Thursday April 23rd, 2009

My three stars from Wednesday night:

Henrik Lundqvist, Rangers: The Blueshirts' goalie put on a clinic while stopping a career-high 38 shots, as New York defeated Washington, 2-1 to take a 3-1 series lead. Lundqvist was at his best in the second period when the Caps outshot the Rangers, 19-5. His dramatic glove save on a sizzling blast in the slot by Alexander Semin was one of several snares that brought the crowd to its feet.

Olli Jokinen, Flames: He scored twice and added an assist in Calgary's 6-4 victory over Chicago that squared the series at two games apiece. The two markers broke a 16-game string of goalless games for the 12-year veteran who is in the playoffs for the first time after amassing 518 points in 799 career regular-season games.

Michael Ryder, Bruins: The Boston forward scored twice and added an assist to lead a four-game sweep of his forrner team. Ryder converted a pair of one-timers in the first and second periods of Boston's 4-1 road victory after notching the gamer in Monday's 4-2 win in Montreal.

1. The Blackhawks have apparently decided that the way to neutralize Flames captain Jarome Iginla is to berate and taunt him. Kris Versteeg, a man who spent four years of junior hockey in Alberta, has been in Iginla's ear. Adam Burish has exhibited boorish behavior to the all-star. Dustin Byfuglien has become a serial chirper. Ben Eager has been eager to disrupt in tongues known only to remote corners of Western Canada.

"I've never seen a player take the kind of abuse Jarome Iginla is taking," SI contributor Pierre McGuire mentioned during his broadcast Wednesday night.

On the surface, it's a befuddling strategy to use against a grizzled veteran, who has shown little fear of sticks, stones or epithets during his career. And it may have backfired in the short run. Iginla scored two goals and added an assist on Wednesday as Calgary beat Chicago on home ice, 6-4, to even its series at two games apiece. But this isn't about Iginla. It's about the Blackhawks, a once-proud franchise that had dwelled among the league's doormats before a recent revamp. This is an Original Six trying to shake the shame of malaise, stir the fans' passion and convince itself that it belongs on the ice with the establishment.

Given Chicago's opening-round foe, nobody represents that establishment better than Iginla. The Hawks are not so much standing up to somebody -- who, after all plays, the game with great integrity -- but standing up for themselves. They are finding the biggest tree in the forest to chop down rather than picking on a twig that won't steel them for the Cup run they hope to make someday soon.

2. There were two sides to the goalie performance in the Rangers' 2-1 victory against the Capitals on Wednesday. Yes, Henrik Lundqvist was out of his mind, playing perhaps the finest game of his career, but if you watched Monday's 4-0 Caps' victory you saw two teams with such a disparity in talent and speed that it seemed New York needed a great game in goal to maximize the one clear advantage it had going into the series.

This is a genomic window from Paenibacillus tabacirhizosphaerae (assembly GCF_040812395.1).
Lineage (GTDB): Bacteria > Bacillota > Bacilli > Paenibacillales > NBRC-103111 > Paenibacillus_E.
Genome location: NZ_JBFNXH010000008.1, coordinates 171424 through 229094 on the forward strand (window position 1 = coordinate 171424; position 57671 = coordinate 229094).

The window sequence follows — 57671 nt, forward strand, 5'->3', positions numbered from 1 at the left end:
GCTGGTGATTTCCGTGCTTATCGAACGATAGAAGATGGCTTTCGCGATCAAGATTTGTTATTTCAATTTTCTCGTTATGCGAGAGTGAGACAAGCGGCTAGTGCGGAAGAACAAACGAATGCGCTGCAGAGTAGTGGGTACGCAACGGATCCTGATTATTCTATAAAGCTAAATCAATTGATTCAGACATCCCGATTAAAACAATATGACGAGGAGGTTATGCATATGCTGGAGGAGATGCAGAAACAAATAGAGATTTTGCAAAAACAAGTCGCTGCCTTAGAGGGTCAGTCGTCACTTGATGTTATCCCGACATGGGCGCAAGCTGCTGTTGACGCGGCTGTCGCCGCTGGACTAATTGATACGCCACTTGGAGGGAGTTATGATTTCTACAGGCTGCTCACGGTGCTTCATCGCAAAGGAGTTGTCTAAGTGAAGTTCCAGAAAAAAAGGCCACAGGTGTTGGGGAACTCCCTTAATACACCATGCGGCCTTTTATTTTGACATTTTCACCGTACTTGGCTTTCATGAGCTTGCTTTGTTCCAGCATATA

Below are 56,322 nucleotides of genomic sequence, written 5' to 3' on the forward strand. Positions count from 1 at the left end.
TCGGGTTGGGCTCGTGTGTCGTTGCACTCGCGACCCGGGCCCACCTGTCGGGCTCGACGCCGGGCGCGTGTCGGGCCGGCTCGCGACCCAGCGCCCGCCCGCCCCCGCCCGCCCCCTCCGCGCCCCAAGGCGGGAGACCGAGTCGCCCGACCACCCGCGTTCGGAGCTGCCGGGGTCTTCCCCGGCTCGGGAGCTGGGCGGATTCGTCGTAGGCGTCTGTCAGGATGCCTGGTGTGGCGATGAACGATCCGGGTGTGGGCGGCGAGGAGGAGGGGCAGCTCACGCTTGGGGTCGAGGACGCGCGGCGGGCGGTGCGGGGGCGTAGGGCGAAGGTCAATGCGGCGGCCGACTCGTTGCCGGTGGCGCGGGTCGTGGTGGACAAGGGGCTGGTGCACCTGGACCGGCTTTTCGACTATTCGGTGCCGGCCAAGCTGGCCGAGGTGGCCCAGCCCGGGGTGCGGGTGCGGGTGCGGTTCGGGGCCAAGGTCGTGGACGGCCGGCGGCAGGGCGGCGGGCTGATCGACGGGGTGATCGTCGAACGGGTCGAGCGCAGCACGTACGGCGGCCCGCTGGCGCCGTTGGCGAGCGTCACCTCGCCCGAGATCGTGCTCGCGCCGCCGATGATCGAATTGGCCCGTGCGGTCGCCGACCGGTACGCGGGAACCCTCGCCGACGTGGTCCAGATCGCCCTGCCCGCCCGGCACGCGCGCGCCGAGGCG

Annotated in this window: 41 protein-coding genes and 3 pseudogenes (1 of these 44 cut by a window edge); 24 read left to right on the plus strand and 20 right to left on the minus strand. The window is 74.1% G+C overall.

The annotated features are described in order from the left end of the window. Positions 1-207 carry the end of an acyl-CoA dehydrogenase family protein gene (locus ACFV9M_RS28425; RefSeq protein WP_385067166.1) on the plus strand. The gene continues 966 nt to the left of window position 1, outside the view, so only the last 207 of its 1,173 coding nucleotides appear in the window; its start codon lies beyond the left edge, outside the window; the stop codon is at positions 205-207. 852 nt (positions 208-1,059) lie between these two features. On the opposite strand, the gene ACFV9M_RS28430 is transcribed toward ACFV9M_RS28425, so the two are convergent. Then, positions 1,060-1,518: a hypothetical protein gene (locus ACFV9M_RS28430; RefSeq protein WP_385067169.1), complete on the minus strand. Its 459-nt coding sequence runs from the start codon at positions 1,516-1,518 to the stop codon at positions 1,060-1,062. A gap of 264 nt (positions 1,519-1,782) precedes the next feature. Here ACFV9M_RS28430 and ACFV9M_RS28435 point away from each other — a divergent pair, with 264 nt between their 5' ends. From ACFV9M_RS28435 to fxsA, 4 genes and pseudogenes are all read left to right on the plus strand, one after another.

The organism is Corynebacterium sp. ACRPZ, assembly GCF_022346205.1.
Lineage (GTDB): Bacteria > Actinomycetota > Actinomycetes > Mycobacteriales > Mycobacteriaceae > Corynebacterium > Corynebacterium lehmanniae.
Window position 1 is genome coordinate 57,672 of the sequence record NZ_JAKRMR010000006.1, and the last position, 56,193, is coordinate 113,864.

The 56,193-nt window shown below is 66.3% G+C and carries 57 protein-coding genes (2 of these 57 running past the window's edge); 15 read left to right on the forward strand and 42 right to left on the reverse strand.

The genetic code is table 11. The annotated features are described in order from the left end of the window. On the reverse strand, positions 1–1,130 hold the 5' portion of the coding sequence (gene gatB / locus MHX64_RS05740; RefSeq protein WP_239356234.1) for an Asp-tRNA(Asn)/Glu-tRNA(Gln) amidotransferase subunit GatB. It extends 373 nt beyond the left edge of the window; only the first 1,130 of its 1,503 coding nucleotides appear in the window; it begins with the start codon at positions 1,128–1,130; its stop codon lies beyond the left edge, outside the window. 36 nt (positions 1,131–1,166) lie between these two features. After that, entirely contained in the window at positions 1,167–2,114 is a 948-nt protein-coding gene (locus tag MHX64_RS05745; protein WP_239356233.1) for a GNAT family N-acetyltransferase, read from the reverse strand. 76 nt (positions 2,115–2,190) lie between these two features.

On the surface, Simeon Varlamov, Washington's 20-year-old rookie who took over for Jose Theodore after a dismal Game 1, had neutralized that edge by stopping 75 of 78 shots in three games. But Varlamov looked very shaky Wednesday night during a game in which he had very little to do. He misplayed a couple of pucks behind his net and gave up the kind of weak rebounds that a stronger offensive team than the Rangers could exploit more often.

On New York's second goal, Varlamov fielded a soft off-wing wrister from Ranger captain Chris Drury, but scooped it right back into the slot where Drury collected the rebound and beat him for what turned out to be the decisive goal.

The Capitals have every reason to think that they are the better team. They have outshot the Rangers by at least seven shots in each game and have a 149-99 edge for the series. Alex Ovechkin is not only out of his playoff scoring funk; he is making spectacular defensive plays -- witness his diving backcheck on Lauri Korpikoski on Monday night. But the Caps' serious concern about their goaltending disadvantage has been revived after Varlamov's outing on Wednesday.

3. Should the Rangers advance to face the Bruins in the next round, New York's uberpest Sean Avery may meet his match in second-year Bruin Milan Lucic. The bruising winger sat out Game 3 of Boston's opening-round series after delivering a headshot to Montreal's Maxim Lapierre. When he returned for Game 4, he settled a year-long score by belting Mike Komisarek during the second period. Komisarek later drew blood with a crosscheck to Lucic's face, but that cost the Habs a manpower disadvantage at a time when they were desperate for goals.

Bruins' coach Claude Julien needs Lucic to play with an edge. In January, Julien demoted him from the team's top line where he had been skating with finesse forwards Marc Savard and Phil Kessel. Lucic regained his mean streak almost immediately.

Now, picture Avery, the prankster who casually bonked Bruins goalie Tim Thomas on the head with his stick during a play stoppage on April 4. Then picture Lucic, one of the league's best hitters and garbage cleaners mixing it up with Avery. This sounds like a match made in purgatory.

4. Excuse the Ducks if they seem a little tired these days, but two of their players are balancing postseason hockey with expanding families. Forward Todd Marchant and defenseman Francois Beauchemin welcomed new fans into the fold on Monday. Marchant's wife, Caroline, gave birth to a son, Bradley David, the couple's fourth child. Beauchemin's wife, Marie-Claude, gave birth to a daughter, Emily, their second child. The broadcast reported that Caroline was present at the Ducks' Game 3 loss to the Sharks less than 24 hours after the birth. She's tough. Then again, she's a hockey wife.

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